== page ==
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Synthetic Biology: The Next Biotech Revolution Is Brewing

March 12, 2009

WASHINGTON - Early applications of synthetic biology may be adequately addressed by the existing regulatory framework for biotechnology, but further advances in this emerging field are likely to create much greater challenges for the U.S. government, according to a new report authored by Michael Rodemeyer of the University of Virginia. Synthetic biology promises significant advances in areas such as biofuels, specialty chemicals, and agriculture and drug products.

In New Life, Old Bottles: Regulating First-Generation Products of Synthetic Biology, Rodemeyer examines the benefits and drawbacks of using the existing U.S. regulatory framework for biotechnology to cover the new products and processes enabled by synthetic biology. He finds that the similarities between biotechnology and synthetic biology are abundant enough for the current biotech oversight system to provide a good starting point, but it is not a perfect match.

According to Rodemeyer initial synthetic biology products will be relatively simple modifications on existing technology, but as the technology develops, regulatory agencies such as the Environmental Protection Agency and Food and Drug Administration will face challenges in assessing potential risks and controls. Laws like the Toxic Substances Control Act (TSCA) and Federal Food, Drug, and Cosmetic Act simply were not designed to handle 21st century advances.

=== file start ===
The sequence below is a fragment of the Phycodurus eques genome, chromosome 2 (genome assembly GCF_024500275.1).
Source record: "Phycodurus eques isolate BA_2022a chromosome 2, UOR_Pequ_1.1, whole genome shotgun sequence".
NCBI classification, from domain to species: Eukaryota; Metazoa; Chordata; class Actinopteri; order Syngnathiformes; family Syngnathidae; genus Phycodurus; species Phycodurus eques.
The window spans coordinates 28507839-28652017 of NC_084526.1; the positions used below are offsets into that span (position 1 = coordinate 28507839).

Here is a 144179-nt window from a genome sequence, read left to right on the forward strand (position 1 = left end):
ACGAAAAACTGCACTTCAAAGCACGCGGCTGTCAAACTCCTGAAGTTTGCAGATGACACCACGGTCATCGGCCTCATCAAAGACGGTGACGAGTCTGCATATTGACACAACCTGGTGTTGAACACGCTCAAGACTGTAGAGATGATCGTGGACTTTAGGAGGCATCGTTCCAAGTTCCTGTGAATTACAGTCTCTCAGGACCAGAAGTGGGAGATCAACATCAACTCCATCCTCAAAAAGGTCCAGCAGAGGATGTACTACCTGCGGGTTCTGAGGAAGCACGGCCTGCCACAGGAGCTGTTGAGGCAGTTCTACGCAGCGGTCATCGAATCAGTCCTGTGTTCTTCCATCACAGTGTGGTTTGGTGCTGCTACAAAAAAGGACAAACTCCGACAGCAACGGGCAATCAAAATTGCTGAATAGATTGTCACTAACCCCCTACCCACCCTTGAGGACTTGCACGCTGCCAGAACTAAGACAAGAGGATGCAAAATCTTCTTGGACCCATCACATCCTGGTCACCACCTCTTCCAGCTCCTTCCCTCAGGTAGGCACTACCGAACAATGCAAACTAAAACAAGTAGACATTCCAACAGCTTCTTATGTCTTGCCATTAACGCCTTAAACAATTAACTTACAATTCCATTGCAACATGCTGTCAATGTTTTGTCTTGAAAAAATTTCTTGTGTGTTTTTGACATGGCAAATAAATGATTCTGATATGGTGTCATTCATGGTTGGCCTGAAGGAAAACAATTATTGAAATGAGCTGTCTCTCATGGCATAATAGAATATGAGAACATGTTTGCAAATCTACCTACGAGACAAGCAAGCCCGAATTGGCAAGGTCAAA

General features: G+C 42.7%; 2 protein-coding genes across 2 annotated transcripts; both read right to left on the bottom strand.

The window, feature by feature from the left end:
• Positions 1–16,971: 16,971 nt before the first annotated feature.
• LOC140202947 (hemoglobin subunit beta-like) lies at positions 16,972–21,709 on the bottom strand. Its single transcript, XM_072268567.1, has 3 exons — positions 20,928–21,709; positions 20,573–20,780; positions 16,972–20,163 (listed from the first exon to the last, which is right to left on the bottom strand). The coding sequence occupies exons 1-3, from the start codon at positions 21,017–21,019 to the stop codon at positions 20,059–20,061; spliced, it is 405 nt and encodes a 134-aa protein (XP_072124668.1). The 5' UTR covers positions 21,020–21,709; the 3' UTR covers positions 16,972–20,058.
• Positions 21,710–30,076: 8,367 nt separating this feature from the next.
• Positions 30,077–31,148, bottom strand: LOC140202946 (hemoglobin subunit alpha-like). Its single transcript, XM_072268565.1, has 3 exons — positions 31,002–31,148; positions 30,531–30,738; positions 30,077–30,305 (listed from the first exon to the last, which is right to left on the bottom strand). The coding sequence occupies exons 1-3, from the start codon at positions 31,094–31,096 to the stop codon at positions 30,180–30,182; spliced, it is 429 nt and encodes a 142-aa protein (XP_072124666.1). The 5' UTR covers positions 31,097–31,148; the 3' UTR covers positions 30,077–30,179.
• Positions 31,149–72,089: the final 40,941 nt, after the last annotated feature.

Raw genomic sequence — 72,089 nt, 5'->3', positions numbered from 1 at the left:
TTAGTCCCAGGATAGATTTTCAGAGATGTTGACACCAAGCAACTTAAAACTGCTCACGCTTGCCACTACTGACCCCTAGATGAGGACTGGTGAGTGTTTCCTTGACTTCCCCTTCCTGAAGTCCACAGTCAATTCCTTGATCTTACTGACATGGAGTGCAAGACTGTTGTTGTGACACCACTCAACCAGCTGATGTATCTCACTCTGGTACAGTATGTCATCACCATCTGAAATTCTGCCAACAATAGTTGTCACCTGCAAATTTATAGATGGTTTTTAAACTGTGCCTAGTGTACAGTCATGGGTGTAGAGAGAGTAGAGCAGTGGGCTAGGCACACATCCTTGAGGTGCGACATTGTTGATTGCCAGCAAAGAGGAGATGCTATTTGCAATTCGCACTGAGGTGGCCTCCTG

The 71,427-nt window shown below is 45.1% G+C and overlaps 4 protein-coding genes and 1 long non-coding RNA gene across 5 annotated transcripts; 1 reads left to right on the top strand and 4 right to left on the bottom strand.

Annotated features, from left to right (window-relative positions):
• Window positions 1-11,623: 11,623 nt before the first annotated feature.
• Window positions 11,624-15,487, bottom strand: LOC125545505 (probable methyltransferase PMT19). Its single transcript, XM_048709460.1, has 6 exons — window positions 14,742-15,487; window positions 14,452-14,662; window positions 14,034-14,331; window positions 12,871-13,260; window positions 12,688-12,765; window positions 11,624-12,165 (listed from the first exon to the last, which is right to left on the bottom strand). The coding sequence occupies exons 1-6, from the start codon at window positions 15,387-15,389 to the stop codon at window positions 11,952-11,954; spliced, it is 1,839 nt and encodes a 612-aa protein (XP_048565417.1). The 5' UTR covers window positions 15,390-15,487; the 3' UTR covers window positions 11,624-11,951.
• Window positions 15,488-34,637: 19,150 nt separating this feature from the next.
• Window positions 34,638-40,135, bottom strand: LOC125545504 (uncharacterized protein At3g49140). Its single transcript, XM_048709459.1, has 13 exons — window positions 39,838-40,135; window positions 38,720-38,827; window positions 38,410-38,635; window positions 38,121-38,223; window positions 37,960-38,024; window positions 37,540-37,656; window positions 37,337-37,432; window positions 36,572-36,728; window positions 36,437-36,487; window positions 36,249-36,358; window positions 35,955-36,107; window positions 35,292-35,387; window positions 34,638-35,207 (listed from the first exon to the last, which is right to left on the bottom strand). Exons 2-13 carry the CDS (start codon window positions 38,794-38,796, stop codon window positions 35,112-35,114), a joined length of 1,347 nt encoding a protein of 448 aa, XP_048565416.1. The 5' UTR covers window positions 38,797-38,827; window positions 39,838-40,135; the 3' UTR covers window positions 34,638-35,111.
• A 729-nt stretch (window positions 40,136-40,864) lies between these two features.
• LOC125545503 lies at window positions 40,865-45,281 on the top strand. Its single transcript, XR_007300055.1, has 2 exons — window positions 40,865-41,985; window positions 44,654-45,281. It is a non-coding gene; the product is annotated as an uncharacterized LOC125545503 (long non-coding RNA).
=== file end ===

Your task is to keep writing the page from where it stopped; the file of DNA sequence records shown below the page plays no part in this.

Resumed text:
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What: Synthetic Biology: The Next Biotech Revolution Is Brewing

When: Wednesday, March 25, 2009, 12:30 - 1:30 PM (Light lunch available at 12 noon.)

Who: Michael Rodemeyer, adjunct instructor, University of Virginia David Rejeski, Director, Foresight & Governance Project, Moderator

Where: Woodrow Wilson International Center for Scholars, 5th Floor Conference Room in the Ronald Reagan Building at 1300 Pennsylvania Avenue, NW, Washington, DC. For directions see:
New Life, Old Bottles was made possible with a grant from the European Commission to support pilot projects on "Transatlantic Methods for Handling Global Challenges." It is based on independent research and does not represent the views of the European Commission or the Woodrow Wilson International Center for Scholars. For more information, see: .

Media planning to cover the event should contact Colin Finan at (202) 691-4320 or .

Woodrow Wilson International Center for Scholars/Science and Technology Innovation Program

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